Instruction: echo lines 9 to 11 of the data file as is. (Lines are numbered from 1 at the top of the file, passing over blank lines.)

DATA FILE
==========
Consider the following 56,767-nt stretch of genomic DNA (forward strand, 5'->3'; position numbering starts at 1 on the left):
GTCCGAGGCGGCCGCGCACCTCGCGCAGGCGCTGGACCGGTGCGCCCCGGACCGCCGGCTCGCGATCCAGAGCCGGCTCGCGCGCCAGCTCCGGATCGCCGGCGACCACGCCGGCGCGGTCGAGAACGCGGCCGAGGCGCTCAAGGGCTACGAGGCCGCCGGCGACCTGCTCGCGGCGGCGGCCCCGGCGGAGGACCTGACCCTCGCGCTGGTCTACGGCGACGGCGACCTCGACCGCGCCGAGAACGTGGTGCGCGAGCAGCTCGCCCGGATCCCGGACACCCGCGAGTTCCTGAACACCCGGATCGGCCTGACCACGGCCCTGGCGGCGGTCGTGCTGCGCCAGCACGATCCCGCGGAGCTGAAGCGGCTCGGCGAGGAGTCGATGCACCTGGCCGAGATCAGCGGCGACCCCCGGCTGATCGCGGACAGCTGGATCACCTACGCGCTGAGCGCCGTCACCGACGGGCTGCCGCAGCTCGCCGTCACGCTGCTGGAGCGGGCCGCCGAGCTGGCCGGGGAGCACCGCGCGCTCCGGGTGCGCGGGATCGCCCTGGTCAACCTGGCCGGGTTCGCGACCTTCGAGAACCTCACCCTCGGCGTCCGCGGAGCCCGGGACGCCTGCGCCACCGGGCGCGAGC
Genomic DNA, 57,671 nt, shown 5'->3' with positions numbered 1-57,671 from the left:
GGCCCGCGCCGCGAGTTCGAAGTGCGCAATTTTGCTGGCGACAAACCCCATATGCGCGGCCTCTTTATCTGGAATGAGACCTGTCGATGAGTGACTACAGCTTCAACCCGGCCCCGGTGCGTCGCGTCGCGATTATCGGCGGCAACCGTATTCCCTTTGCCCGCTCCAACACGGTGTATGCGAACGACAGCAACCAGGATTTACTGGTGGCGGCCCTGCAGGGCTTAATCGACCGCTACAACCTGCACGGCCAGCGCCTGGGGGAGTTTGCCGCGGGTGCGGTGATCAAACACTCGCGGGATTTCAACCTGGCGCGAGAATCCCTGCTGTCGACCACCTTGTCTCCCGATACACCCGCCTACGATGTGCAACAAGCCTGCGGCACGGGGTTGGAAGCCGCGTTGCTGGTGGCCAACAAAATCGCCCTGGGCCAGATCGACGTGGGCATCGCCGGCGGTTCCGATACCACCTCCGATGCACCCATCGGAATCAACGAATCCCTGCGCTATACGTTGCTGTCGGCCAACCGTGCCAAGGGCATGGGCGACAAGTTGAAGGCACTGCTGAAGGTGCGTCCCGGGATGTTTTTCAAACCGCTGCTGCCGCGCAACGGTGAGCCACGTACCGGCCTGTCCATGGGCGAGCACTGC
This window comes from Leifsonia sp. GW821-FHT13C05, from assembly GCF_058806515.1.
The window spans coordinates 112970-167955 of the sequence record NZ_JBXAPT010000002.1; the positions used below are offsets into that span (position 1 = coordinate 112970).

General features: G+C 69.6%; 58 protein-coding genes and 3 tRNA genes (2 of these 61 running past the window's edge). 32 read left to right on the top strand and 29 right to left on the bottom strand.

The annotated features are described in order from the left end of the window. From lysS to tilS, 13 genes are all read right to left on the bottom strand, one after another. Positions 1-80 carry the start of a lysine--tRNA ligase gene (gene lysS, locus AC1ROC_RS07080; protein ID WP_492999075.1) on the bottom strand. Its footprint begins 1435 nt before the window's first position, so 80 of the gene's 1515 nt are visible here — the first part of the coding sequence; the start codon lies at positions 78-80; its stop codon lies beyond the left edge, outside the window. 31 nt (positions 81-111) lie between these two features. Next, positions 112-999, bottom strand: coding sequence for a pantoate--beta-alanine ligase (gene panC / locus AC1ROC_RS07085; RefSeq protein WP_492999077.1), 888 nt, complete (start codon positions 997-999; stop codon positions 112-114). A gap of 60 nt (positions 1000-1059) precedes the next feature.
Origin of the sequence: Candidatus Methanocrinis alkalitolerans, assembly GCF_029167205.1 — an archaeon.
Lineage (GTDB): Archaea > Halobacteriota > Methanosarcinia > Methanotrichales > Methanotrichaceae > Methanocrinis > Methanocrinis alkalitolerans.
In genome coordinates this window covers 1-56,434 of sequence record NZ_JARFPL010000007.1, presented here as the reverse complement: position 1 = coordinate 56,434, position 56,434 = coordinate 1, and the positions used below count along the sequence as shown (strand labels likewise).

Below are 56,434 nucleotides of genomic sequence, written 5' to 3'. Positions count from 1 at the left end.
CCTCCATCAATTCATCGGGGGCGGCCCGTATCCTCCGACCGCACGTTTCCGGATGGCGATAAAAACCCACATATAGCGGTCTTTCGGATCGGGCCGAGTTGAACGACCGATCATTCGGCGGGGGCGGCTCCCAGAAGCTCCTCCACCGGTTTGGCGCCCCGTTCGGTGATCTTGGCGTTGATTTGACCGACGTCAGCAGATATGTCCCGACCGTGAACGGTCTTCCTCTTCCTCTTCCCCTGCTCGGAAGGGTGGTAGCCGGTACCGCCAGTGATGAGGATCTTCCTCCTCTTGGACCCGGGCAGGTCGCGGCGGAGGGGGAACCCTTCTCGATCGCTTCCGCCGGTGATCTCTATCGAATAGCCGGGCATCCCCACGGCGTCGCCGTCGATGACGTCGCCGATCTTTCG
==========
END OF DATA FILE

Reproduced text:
Origin of the sequence: Candidatus Methanocrinis alkalitolerans, assembly GCF_029167205.1 — an archaeon.
Lineage (GTDB): Archaea > Halobacteriota > Methanosarcinia > Methanotrichales > Methanotrichaceae > Methanocrinis > Methanocrinis alkalitolerans.
In genome coordinates this window covers 1-56,434 of sequence record NZ_JARFPL010000007.1, presented here as the reverse complement: position 1 = coordinate 56,434, position 56,434 = coordinate 1, and the positions used below count along the sequence as shown (strand labels likewise).